CRNAs continue to be the nation’s leader in the administration of anesthesia services. In fact, there are more than 59,000 nurse anesthetists in the United States (including CRNAs and student registered nurse anesthetists). CRNAs are Advanced Practice Registered Nurses who have completed rigorous academic and clinical training in order to provide their patients with safe, high quality, and affordable anesthesia care. CRNAs continue to provide over 50 million anesthetics to patients each year in the United States and continue to be the primary anesthesia provider to rural Georgians and Americans.
CRNAs practice in every setting where anesthesia is delivered including hospitals, ambulatory surgical centers, physician offices, obstetrical delivery rooms, in the Department of Veterans Affairs facilities, and in the United States military. When anesthesia is administered by a nurse anesthetist, it is recognized as the practice of nursing; when administered by a physician anesthesiologist, it is recognized as the practice of medicine. Regardless of whether their educational background is in nursing or medicine, all anesthesia professionals administer anesthesia the same away.
To become a CRNA you must first become a Registered Nurse with a bachelors or master’s degree. After achieving your degree, you must work a minimum of one year of full-time nursing experience in a critical care setting. The average experience for students entering a CRNA program is 2.9 years of ICU experience.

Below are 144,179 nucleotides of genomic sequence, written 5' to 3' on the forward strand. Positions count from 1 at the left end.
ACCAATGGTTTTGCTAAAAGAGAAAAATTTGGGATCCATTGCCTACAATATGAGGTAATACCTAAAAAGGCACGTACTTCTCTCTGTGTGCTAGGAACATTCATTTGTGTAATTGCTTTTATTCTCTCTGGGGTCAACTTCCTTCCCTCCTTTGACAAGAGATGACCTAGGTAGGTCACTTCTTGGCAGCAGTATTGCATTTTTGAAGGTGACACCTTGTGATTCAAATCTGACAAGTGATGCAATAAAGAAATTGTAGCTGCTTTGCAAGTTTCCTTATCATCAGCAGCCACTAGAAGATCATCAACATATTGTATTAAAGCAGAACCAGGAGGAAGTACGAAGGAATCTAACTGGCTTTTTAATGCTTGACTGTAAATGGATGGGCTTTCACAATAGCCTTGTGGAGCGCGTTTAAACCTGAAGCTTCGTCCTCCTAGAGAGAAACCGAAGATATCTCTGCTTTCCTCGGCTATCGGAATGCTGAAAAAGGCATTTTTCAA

Though there are a few master’s degree programs left, all CRNA students must graduate with a doctorate level degree starting in 2025 to be eligible to sit for their board exam. Following graduation from an accredited nurse anesthesia program you will be eligible to take the National Certification Exam (NCE) and become a CRNA. This is a long journey but well worth it.
If you are unsure if becoming a CRNA is right for you, please contact us and consider clicking the “Shadow a CRNA” link so that we can get you paired with a practicing CRNA to show you first-hand what CRNAs do.
Registered Nurses currently working in the Intensive Care Unit (ICU) may submit their interest to shadow a CRNA by completing the form below.
As early as 1916, Certified Registered Nurse Anesthetists (CRNAs) were providing anesthesia at Grady Hospital in Atlanta. In 1938, seventeen CRNAs established the Georgia Association of Nurse Anesthetists (GANA). Spearheading the formation of the GANA was Rosalie C. McDonald, who became its first president. Ms. McDonald later served as the sixth president of the American Association of Nurse Anesthetists (AANA), our national organization. More than 90% of U.S. nurse anesthetists are members of the AANA.
Today, the GANA has grown to represent over 1300 members and is among the oldest and largest CRNA state organization in the United States. CRNAs are committed to caring for Georgia by providing vigilant, high-quality, and cost effective anesthesia services. Nurse anesthesia is safe anesthesia.
CRNAs in Georgia practice in every setting in which anesthesia is delivered: traditional hospital surgical suites and obstetrical delivery rooms; critical access hospitals; ambulatory surgical centers; the offices of dentists, podiatrists, ophthalmologists, plastic surgeons, and pain management specialists; and U.S. military, Public Health Services, and Department of Veterans Affairs healthcare facilities.